CNA Salary varies depending on the location and employer. In general, salaries for CNAs range from $12-$21 per hour, with most employers offering an average wage of $13.33/hour. The best paying states for CNAs are California, Florida, and Texas, while the worst paying states are Alaska, Arkansas, and Montana.

Comparative Analysis

Medical assistants have an associate’s degree in assisting, while CNAs may have a certificate or diploma in nursing. Both work under the direct supervision of a registered nurse and provide direct patient care. Their duties include preparing and administering medications, wound care, and feeding patients. Also, providing physical assistance with activities of daily living.

Medical assistants and CNAs are two common types of healthcare professionals. Both roles involve providing care to patients, but there are some key differences between the two.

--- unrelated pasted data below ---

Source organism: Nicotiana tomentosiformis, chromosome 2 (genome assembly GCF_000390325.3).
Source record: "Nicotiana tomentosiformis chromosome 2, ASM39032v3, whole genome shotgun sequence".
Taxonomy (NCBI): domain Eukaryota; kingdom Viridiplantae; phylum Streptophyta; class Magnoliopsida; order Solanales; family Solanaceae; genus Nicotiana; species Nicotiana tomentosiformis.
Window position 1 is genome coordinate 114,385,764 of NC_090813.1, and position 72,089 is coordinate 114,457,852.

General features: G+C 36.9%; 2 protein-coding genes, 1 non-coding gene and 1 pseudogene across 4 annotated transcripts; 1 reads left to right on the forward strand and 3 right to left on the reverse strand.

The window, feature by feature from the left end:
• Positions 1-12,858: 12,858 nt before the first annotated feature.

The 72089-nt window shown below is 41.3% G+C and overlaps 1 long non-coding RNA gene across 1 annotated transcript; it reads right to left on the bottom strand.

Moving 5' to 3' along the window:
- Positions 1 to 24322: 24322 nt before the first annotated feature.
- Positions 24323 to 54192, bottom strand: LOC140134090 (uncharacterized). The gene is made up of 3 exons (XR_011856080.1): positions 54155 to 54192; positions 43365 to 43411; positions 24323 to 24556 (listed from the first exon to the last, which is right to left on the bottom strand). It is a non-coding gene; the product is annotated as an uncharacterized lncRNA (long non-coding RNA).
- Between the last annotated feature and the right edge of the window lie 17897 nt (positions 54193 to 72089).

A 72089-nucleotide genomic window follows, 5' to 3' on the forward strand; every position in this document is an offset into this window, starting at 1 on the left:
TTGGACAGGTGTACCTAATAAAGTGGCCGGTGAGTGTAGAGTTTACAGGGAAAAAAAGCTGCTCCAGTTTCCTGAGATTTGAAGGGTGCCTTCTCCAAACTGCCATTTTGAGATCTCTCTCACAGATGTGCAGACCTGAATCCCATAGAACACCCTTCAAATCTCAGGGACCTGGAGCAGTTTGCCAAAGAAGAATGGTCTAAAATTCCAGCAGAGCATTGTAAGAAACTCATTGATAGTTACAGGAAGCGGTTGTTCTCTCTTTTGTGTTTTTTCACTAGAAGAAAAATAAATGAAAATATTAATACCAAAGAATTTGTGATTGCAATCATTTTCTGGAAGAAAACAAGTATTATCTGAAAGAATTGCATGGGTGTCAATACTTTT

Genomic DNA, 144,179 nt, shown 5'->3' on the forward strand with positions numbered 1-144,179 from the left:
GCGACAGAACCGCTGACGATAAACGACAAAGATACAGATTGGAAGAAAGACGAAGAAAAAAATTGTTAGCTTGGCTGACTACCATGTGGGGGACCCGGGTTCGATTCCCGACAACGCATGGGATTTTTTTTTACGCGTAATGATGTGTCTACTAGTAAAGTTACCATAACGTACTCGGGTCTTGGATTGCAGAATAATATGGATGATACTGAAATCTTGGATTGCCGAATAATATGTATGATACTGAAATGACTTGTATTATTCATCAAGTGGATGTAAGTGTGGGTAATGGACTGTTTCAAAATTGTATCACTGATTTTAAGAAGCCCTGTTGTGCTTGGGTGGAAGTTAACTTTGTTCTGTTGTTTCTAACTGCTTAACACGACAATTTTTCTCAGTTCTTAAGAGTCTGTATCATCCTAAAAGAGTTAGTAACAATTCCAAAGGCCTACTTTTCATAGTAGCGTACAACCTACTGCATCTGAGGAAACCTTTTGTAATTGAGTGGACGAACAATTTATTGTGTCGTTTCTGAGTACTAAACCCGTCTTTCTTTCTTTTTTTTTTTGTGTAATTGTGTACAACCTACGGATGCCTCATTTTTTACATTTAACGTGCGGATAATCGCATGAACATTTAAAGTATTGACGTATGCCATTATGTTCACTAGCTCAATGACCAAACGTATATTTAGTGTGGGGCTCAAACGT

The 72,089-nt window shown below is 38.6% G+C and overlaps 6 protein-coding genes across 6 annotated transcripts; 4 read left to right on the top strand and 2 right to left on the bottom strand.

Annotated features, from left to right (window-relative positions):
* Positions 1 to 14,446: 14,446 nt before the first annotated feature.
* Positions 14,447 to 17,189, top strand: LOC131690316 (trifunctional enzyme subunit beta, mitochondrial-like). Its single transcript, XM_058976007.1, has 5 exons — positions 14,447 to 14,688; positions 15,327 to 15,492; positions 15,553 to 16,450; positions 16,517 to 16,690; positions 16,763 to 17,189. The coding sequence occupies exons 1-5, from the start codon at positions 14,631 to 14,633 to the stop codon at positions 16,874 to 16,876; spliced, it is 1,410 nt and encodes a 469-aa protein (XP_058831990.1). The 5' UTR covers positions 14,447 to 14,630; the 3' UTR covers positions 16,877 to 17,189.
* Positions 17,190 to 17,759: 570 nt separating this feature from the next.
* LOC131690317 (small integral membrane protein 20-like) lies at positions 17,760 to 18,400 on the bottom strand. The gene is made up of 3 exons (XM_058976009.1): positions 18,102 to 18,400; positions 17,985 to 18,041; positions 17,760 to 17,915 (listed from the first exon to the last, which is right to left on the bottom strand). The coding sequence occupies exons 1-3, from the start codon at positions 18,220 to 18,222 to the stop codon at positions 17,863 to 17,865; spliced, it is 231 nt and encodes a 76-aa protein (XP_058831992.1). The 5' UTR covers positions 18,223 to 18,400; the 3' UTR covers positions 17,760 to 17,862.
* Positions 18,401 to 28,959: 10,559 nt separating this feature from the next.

Medical assistants typically have a lower level of education than CNAs. This means they may be better suited for jobs in hospitals or smaller clinics. While CNAs are more likely to work in large hospitals or nursing homes.

Another difference is the pay scale. Medical assistants usually make less money than CNAs due to their lower level of education and experience. However, many MA programs offer tuition assistance that can help offset the costs.

Medical Assistant vs CNA – Key Takeaways

When comparing medical assistant vs CNA, they have many of the same skills but do not have the same education or experience. Some important distinctions determine` the best role for a particular individual.

Medical assistants may be better suited for work in ambulatory care settings. While certified nursing assistants are better suited for work in long-term care facilities.

Certified Nurses care for patients, including administering medications and monitoring vital signs. They also typically assist with bedside procedures and help with wound care.

If you want to read about other career options and medical assistant guides and tips, please browse through the rest of our blog today!